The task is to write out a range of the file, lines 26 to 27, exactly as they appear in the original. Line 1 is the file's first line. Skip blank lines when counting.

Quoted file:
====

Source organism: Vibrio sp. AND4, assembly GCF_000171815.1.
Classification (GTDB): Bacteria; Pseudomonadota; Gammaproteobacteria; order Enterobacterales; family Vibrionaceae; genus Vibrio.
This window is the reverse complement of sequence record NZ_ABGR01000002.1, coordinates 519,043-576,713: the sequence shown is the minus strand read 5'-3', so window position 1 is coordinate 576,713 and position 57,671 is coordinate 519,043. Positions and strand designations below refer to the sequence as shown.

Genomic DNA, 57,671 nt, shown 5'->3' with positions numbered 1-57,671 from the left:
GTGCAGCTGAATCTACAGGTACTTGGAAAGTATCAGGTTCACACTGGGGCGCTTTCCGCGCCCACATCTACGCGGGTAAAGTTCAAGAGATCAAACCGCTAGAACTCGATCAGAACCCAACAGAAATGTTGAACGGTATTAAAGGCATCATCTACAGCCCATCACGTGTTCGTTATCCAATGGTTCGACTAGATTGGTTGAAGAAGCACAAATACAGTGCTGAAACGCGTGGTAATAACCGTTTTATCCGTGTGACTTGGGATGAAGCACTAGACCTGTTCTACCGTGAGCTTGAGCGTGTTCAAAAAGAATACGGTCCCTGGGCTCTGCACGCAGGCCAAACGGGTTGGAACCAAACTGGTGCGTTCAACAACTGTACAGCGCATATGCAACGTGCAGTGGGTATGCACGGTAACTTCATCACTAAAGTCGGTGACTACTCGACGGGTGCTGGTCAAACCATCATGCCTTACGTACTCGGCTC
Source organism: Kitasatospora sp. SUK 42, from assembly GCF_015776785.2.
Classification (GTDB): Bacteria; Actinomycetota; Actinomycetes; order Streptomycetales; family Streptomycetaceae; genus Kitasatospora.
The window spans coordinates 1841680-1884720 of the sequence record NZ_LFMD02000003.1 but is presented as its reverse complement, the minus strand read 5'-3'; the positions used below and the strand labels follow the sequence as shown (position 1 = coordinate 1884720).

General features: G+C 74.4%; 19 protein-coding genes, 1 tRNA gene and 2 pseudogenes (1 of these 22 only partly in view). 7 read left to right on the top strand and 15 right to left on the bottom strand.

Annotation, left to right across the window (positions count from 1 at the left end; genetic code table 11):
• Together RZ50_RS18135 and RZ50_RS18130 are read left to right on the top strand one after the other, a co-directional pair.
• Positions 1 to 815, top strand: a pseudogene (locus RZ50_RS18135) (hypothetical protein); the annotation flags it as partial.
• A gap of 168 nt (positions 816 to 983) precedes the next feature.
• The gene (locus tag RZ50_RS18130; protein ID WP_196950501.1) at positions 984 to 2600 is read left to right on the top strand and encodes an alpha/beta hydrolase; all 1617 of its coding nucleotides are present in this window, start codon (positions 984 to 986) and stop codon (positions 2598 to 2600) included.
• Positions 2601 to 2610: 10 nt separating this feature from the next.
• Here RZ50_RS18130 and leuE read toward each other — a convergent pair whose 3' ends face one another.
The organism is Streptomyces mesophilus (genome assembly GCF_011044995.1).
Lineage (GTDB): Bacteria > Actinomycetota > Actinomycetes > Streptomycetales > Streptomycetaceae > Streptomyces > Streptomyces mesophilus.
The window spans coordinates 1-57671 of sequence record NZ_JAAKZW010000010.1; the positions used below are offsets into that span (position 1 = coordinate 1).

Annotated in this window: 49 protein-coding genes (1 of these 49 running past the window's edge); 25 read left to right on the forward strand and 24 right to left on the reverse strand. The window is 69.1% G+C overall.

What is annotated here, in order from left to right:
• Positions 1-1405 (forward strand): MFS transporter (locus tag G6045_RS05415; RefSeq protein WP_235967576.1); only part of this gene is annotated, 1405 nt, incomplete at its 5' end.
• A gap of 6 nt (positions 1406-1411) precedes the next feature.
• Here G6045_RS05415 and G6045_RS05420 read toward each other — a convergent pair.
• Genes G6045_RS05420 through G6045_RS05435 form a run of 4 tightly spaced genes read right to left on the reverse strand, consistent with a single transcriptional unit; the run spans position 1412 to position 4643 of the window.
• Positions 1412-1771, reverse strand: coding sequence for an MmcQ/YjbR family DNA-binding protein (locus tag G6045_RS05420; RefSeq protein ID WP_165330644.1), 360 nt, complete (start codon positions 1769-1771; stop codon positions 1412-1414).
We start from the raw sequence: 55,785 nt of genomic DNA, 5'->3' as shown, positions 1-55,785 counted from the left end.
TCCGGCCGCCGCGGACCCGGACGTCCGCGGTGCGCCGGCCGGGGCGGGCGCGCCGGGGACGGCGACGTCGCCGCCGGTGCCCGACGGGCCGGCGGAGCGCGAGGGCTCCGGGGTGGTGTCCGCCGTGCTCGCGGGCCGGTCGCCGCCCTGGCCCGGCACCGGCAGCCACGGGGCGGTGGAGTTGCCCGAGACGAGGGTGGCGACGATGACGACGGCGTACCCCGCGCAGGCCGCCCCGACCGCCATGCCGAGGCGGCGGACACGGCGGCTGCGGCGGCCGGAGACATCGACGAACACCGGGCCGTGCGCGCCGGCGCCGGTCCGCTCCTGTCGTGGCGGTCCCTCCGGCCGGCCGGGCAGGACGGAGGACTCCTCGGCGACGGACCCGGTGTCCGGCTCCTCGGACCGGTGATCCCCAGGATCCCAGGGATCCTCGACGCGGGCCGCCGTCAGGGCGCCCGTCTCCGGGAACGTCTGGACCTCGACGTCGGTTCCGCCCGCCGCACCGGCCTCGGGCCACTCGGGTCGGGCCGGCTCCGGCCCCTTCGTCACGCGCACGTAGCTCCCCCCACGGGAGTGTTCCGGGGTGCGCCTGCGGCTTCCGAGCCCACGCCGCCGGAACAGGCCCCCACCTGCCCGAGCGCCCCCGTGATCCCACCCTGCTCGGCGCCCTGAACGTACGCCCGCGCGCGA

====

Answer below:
• Positions 1412-1771, reverse strand: coding sequence for an MmcQ/YjbR family DNA-binding protein (locus tag G6045_RS05420; RefSeq protein ID WP_165330644.1), 360 nt, complete (start codon positions 1769-1771; stop codon positions 1412-1414).
We start from the raw sequence: 55,785 nt of genomic DNA, 5'->3' as shown, positions 1-55,785 counted from the left end.